Tuesday, May 6, 2008

Texas polygamy sect breastfeeding issue: It's about the babies.

Time magazine recently published another piece about the Texas polygamists in which the writer reported that, "For the nursing mothers, the judge offered a lesson in contemporary feminism ... ."

Caught in the middle is Texas judge Barbara Walther, who was asked to weigh
requests from the parents to hold twice-daily prayer meetings with the children
and to reunite nursing mothers with the 77 kids who are under age 2.

It's a complicated case and I don't pretend to know the details. Maybe the judge's decision to take these breastfed babies from their mothers was the right one, but her comment in the Time article is telling:

"Every day in this country there are thousands of mothers who, after six weeks'
maternity leave, must go back to work—and they deal with this issue."

That's where I begin to wonder. So that makes it right? While judges are professionals who are usually able to make reasonable decisions despite their personal experiences, in this case it sounds like Judge Walther is pretty short-sighted. Her glib comment tells me that while her decision may or may not be the right one, her logic is faulty. It almost sounds as if she herself is expressing some guilt about leaving a newborn baby to head back to work, or that maybe she has no children of her own, or that maybe she does and didn't get the support she needed to breastfeed successfully. I only hope I'm wrong.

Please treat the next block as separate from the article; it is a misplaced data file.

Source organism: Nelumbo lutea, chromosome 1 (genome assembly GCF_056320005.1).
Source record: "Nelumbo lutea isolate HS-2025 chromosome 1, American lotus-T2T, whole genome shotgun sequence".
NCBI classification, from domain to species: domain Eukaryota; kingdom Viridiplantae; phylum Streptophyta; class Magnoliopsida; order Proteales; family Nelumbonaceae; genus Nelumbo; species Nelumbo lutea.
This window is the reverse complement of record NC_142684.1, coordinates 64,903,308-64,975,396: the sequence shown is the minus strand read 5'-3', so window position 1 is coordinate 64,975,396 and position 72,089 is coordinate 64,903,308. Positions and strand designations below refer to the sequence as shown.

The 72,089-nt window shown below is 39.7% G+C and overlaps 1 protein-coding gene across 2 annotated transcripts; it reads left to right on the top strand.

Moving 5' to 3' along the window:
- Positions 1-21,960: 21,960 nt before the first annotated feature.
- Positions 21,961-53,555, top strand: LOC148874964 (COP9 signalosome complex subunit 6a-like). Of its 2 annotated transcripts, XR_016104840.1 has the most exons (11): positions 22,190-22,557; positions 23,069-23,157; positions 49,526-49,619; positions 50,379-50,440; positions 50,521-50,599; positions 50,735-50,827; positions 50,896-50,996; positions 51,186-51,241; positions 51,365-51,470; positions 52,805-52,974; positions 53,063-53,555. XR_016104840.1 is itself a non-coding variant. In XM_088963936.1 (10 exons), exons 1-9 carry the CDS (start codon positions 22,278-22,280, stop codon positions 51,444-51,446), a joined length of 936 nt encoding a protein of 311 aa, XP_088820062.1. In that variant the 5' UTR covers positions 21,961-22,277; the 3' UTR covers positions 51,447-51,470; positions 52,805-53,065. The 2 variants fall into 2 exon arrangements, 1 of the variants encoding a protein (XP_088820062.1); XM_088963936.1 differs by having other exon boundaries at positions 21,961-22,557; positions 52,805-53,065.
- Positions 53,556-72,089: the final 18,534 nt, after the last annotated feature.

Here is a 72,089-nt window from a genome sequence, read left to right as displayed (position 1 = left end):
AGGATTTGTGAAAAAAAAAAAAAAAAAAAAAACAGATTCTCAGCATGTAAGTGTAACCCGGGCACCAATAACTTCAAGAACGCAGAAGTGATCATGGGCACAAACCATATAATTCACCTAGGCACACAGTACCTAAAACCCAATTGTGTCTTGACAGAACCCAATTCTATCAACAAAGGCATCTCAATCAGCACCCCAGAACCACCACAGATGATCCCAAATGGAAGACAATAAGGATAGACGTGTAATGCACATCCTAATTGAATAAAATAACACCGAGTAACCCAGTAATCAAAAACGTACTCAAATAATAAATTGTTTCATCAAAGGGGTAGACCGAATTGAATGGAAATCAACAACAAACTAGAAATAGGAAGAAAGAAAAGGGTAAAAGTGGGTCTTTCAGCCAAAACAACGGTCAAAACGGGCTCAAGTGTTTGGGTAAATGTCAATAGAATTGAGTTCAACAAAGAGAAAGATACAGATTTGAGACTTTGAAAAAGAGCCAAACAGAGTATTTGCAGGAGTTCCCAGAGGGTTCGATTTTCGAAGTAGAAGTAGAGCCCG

What our society tends to forget it this: It's not about the nursing mothers. It's about the babies.

One report asked if the Texas mothers should have the right to breastfeed their babies. We hear this kind of thing all the time. Should women have the right to nurse in public? They're missing the point. Big time.

No one ever asks if the babies have the right to eat when and where they are hungry, or if the babies have the right to nutrition and comfort at their mothers' breasts.

An interesting note: A study presented to the American Academy of Pediatrics shows that lack of breastfeeding and mother-infant separation are both indicators of future risk of child abuse and neglect.

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